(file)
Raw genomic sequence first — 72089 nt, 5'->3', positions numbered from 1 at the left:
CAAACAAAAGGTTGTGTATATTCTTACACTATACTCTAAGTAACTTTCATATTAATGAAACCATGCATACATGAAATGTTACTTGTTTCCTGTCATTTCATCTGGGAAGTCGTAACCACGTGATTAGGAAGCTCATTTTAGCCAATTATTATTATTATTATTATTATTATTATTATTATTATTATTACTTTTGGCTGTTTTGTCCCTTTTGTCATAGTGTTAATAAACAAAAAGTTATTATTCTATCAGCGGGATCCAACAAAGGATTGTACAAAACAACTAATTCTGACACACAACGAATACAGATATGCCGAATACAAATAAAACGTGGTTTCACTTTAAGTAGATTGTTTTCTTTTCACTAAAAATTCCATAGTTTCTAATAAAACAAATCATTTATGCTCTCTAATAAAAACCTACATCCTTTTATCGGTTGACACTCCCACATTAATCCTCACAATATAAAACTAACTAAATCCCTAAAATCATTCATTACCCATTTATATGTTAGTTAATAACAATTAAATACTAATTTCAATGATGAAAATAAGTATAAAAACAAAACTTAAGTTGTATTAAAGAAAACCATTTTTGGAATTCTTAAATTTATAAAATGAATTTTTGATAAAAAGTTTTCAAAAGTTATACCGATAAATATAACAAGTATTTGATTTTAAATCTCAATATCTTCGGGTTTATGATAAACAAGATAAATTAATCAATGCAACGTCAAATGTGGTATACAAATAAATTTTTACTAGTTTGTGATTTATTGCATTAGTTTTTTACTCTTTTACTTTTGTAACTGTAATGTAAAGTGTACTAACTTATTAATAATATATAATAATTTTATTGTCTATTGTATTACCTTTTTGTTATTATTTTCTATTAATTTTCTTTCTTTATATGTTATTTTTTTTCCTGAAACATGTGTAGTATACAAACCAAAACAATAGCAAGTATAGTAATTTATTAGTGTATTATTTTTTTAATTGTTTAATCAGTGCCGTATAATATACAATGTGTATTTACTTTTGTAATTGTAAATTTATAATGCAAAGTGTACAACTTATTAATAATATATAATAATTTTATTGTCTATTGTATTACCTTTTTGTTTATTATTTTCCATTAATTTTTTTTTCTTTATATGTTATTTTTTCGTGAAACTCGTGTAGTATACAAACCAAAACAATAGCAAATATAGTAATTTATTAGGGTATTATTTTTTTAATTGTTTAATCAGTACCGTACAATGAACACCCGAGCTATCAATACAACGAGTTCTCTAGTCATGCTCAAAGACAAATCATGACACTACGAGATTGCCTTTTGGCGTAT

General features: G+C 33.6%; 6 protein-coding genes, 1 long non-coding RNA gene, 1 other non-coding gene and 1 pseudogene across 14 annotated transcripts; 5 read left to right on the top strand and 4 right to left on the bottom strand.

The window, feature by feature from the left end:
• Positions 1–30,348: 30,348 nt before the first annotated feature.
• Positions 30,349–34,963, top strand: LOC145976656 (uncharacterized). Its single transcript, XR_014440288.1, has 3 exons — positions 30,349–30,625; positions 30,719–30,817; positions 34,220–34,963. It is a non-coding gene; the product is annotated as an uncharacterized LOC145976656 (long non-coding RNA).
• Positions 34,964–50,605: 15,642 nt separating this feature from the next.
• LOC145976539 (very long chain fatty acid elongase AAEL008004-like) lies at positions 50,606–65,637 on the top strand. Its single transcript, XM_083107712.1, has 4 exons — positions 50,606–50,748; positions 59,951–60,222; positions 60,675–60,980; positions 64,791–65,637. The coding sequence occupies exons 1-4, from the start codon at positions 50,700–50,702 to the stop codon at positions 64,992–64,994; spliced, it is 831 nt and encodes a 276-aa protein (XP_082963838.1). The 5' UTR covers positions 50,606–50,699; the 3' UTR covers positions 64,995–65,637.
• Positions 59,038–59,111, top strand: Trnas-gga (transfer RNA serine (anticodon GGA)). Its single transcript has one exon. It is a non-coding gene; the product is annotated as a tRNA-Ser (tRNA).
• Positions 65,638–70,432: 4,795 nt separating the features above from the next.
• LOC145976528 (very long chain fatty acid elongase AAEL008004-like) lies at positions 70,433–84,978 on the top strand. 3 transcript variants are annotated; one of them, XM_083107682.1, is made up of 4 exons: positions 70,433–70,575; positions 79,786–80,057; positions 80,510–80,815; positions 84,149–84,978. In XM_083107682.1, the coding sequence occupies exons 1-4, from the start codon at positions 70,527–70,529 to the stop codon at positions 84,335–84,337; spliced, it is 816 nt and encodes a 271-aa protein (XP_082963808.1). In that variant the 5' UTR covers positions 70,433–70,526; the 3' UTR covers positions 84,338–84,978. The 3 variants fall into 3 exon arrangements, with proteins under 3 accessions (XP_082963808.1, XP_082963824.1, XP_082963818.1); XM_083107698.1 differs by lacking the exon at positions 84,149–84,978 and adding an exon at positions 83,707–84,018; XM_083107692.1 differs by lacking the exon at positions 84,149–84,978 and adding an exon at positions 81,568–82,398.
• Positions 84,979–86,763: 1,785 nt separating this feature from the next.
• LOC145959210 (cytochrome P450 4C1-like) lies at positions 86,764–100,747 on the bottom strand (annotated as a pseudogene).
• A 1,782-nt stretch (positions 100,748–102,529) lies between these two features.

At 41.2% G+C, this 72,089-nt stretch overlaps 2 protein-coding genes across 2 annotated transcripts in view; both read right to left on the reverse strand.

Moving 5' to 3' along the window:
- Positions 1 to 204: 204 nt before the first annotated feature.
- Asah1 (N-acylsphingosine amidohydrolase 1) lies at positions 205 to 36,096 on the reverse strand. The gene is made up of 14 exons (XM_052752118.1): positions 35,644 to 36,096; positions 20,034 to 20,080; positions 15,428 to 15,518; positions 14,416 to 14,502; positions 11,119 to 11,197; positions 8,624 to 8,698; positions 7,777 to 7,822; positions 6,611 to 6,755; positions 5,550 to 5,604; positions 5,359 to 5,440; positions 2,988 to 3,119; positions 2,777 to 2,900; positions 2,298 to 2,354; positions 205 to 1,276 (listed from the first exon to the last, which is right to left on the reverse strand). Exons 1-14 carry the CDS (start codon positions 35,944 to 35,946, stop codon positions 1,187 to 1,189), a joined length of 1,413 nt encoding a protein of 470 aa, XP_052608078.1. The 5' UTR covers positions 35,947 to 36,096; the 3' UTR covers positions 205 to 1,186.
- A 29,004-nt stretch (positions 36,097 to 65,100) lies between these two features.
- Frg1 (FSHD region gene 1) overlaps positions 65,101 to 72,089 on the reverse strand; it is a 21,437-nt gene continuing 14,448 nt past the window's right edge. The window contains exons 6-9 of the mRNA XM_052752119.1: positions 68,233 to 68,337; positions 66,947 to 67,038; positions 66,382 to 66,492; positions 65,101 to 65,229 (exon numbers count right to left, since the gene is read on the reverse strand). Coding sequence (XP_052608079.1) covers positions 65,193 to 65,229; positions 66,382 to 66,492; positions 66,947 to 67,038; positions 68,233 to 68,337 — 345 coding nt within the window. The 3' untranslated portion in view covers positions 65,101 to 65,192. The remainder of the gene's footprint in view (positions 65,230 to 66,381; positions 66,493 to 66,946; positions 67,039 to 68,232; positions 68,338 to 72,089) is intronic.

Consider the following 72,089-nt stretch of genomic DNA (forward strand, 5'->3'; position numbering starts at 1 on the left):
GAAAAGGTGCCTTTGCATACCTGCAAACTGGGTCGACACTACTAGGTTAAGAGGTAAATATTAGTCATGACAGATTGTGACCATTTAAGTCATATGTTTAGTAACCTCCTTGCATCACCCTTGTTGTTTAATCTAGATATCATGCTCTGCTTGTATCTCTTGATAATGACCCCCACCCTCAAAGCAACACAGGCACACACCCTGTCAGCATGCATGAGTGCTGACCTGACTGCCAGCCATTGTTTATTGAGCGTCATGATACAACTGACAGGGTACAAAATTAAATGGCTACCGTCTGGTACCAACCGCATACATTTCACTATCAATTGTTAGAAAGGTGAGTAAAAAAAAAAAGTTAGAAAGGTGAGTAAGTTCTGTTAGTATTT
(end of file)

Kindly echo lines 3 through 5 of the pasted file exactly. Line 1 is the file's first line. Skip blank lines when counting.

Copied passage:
General features: G+C 33.6%; 6 protein-coding genes, 1 long non-coding RNA gene, 1 other non-coding gene and 1 pseudogene across 14 annotated transcripts; 5 read left to right on the top strand and 4 right to left on the bottom strand.

The window, feature by feature from the left end:
• Positions 1–30,348: 30,348 nt before the first annotated feature.